Justice Department turns down request to investigate PBSO

The U.S. Department of Justice will not be investigating allegations of excessive force by PBSO against the Hispanic community.

In a letter dated last week, a chief within DOJ’s Civil Rights Division wrote that the decision was made after PBSO told them about its “efforts to work with the Latino community.”

Attorney Jack Scarola, on behalf of the Guatemalan Maya Center in Lake Worth, had asked for DOJ to investigate PBSO after Augusto Garcia was knocked to the ground and handcuffed by a deputy after calling police for help. He had to be taken to a hospital and is now suing the department.

“Based on a review of your letter and the PBSO response, the Civil Rights Division has determined not to open an investigation,” Deeana Jang, chief of the Civil Rights Division’s Federal Coordination and Compliance Section, wrote.

Scarola could not immediately be reached for comment.

The letter did not address a current FBI investigation into a use of force case against by a PBSO deputy that was announced by Sheriff Ric Bradshaw earlier this month. The FBI has not commented on the investigation.

“Loxahatchee Lager”? Beer and nature pair up in new project

Northern Palm Beach County’s wild scenery is the inspiration behind a project by a local craft brewer to blend beer and nature.

Twisted Trunk Brewing Company in Palm Beach Gardens this summer plans to roll out a custom beer in honor of natural areas such as the Loxahatchee Slough, Pine Glades and Cypress Creek.

A house-brewed craft beer at the Tequesta Brewing Co. in Tequesta. (Photo contributed by Tequesta Brewing Co.)
A house-brewed craft beer at the Tequesta Brewing Co. in Tequesta. (Photo contributed by Tequesta Brewing Co.)

“We’re leaning toward calling it ‘Loxahatchee Lager,’’’ said Fran Andrewlevich, brewmaster at Twisted Trunk, a subsidiary of Tequesta Brewing Co.

The plan is to donate a share of the proceeds from the sale of the beer to Palm Beach County’s department of Environmental Resources Management, which would use the money to help maintain the county’s natural areas.

“A lot of our customers hike and kayak in the natural areas. We just want to raise some awareness and make great beer,’’ Andrewlevich said.

One of those customers is Benji Studt, an environmental analyst with ERM who leads periodic photography hikes through the natural areas.

Benji Studt (red shirt) with students on a photo tour of Pine Glades Natural Area
Benji Studt (red shirt) with students on a photo tour of Pine Glades Natural Area

Andrewlevich said he and his partners got inspired to brew the special lager after listening to Studt sit at the bar describing the scenery.

“We plan on doing a beer that infuses some of the natural ingredients that are out there,’’ Andrewlevich said.

“Normally we do fruits and spices. Out there, there’s hibiscus, mulberry, natural blueberries. We’d like to tie those into the beer.’’yellowwildflower

A roll-out event, including a presentation by ERM, will be held sometime in July at Twisted Trunk.

“We’re thrilled they’re choosing to support local land conservation and our natural areas program,’’ Studt said.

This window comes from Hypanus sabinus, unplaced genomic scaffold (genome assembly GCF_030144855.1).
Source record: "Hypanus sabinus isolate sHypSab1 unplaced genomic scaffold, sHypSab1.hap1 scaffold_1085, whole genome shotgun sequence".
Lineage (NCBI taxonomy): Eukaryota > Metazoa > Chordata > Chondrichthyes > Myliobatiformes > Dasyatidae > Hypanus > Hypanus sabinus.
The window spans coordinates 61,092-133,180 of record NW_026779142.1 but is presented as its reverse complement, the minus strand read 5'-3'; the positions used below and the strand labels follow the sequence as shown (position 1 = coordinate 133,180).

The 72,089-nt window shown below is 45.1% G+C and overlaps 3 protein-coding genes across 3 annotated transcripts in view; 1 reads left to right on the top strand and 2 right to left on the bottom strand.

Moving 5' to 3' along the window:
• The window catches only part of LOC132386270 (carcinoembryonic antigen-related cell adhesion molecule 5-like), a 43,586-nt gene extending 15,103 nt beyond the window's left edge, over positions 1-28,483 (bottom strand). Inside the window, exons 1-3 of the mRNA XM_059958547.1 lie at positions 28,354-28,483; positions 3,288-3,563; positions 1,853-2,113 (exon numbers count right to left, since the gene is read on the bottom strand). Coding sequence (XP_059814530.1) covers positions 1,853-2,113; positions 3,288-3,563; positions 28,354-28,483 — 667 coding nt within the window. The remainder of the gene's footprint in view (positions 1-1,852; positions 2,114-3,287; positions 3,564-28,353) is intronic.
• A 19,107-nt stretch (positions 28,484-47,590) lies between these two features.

“There are so many really great recreational opportunities out in the natural areas that are free to visitors.

“Right now they’re very underutilized. Getting word out to the public about these eco-treasures in our back yards is really what we’re excited about.’’

 

Sheriff keeps cool, welcomes “legitimate conversation” about PBSO shootings

As my Texas granddaddy would have said right about now, “It’s all over but the shoutin’.”

There was plenty in the recently published Palm Beach Post/NewsChannel Five investigation into PBSO shootings for Sheriff Ric Bradshaw to shout about.

READ: The full investigative report

In the last 15 years, one in four shootings were at unarmed individuals; unexpectedly large numbers of those being shot at were black; investigations into shootings were sometimes incomplete and haphazard, and deputies were almost always exonerated.

But speaking on Channel Five’s To The Point, Bradshaw rarely strayed from equanimity into irascibility.

“This has been a legitimate conversation,” he said of public reaction to the series.

That doesn’t mean he has embraced it. Painting a picture of unnecessary force at PBSO “is completely false,” he emphasized.

That includes the 2013 shooting of Dontrell Stephens. The bicyclist was shot and left paralyzed by a deputy who thought he saw a gun. Stephens was unarmed. Part of the shooting was caught on dashcam tape, part wasn’t.

Bradshaw’s take on the video: It didn’t catch what the deputy saw. “There were things he saw that alerted him to fear for his safety,” said Bradshaw.

That fierce defense of his deputies was also part of the Post/NewsChannel Five findings.  The sheriff frequently visits the scene of a deputy-involved shooting and almost invariably tells the news media the deputy acted correctly, long before the results of any formal investigation are in.

Bradshaw countered that in the 45 minutes or so it takes him to get to the scene, investigators with both PBSO and the state attorney’s office typically already have evidence indicating whether it was a good shoot.

Anyway, he added, the media are also there, chomping at the bit for a statement.

“I am always careful to say this is only what we know now,” said Bradshaw, who points to Ferguson, Missouri as a prime example of what happens when the police give out absolutely no information. Riots followed the shooting of Michael Brown when it looked like the police had pulled “a shroud of secrecy” over the fatal incident, he said.

And there’s plenty yet to talk about. Bradshaw says he welcomes it: “We’re going to have the conversation,” he said, “on both sides.”